DAVIE — Receiver Kenny Stills has a suggestion for getting the Dolphins’ offense in gear.
And it starts with coach Adam Gase getting in quarterback Jay Cutler’s ear — quickly.
“Honestly, we’ve just got to get the plays in faster,” Stills said. “Coach Gase will love hearing me say that, but the faster we get them in, the faster we can get on the ball and get things going.”
The Dolphins had 336 total yards in the 19-17 opening victory over the Los Angeles Chargers. Ever since, Gase has blamed his own play-calling for holding the offense back, especially in the second quarter. The Dolphins scored 16 points in the second half.
“I think we’re improving,” offensive coordinator Clyde Christensen said. “One of the big stress things that we started again this week is you don’t just turn that on. It’s an experience thing. One of our key points this week it was listening – listening to the quarterback, being able to hear his voice, know when he gives you a formation, know when he gives you a play. I think that’s a work in progress. We were faster.”
Like Stills, Christensen saw room for improvement, but in different ways.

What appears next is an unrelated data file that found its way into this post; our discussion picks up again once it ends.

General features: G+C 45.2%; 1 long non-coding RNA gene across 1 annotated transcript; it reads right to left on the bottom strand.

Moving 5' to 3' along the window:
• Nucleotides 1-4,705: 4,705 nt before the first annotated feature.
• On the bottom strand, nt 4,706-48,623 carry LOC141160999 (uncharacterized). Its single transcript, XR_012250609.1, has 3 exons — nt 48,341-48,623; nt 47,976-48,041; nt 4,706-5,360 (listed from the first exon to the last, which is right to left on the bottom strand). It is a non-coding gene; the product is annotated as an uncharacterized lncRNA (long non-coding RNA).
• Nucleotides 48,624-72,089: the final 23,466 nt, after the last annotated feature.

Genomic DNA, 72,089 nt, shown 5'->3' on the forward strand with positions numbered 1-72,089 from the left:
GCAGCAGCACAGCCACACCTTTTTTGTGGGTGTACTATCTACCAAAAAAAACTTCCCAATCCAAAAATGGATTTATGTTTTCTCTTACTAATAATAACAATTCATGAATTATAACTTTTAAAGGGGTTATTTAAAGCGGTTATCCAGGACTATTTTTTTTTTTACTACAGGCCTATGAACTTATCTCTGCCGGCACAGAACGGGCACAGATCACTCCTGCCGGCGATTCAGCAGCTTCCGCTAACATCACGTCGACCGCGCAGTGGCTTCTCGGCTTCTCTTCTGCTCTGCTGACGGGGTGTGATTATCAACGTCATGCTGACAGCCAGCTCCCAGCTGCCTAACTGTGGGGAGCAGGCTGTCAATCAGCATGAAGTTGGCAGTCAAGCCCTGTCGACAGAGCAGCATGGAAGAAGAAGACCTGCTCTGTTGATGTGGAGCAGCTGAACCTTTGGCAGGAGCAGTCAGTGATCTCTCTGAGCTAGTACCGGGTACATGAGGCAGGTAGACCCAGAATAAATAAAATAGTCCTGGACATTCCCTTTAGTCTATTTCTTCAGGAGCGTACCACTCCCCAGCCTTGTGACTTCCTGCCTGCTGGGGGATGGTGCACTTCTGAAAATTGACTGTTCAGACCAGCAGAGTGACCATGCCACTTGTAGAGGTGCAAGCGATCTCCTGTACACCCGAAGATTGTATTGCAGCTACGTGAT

“We’ve got to hear the quarterback,” Christensen said. “We’re asking too many questions of him. We’ve got to get lined up a little bit quicker. I think it’s a knack. We did it for a lot of years at that old spot (Indianapolis) and you just kind of get … You have to learn your quarterback. When does he give you a signal? When does he slip you a little signal behind his back? When does he give you a formation? Which way does he say it first? Help your buddy who is coming back to the line of scrimmage, ‘Hey, hey, we’re over here, we’re over here.’ ”
Christensen heard Gase take responsibility at halftime of the Chargers game.
“He told me, ‘I didn’t get us into a rhythm in the first half,’ ” Christensen said. “That’s the job of a play-caller. It isn’t to get guys 40 yards open, but just to get your offense in a rhythm.”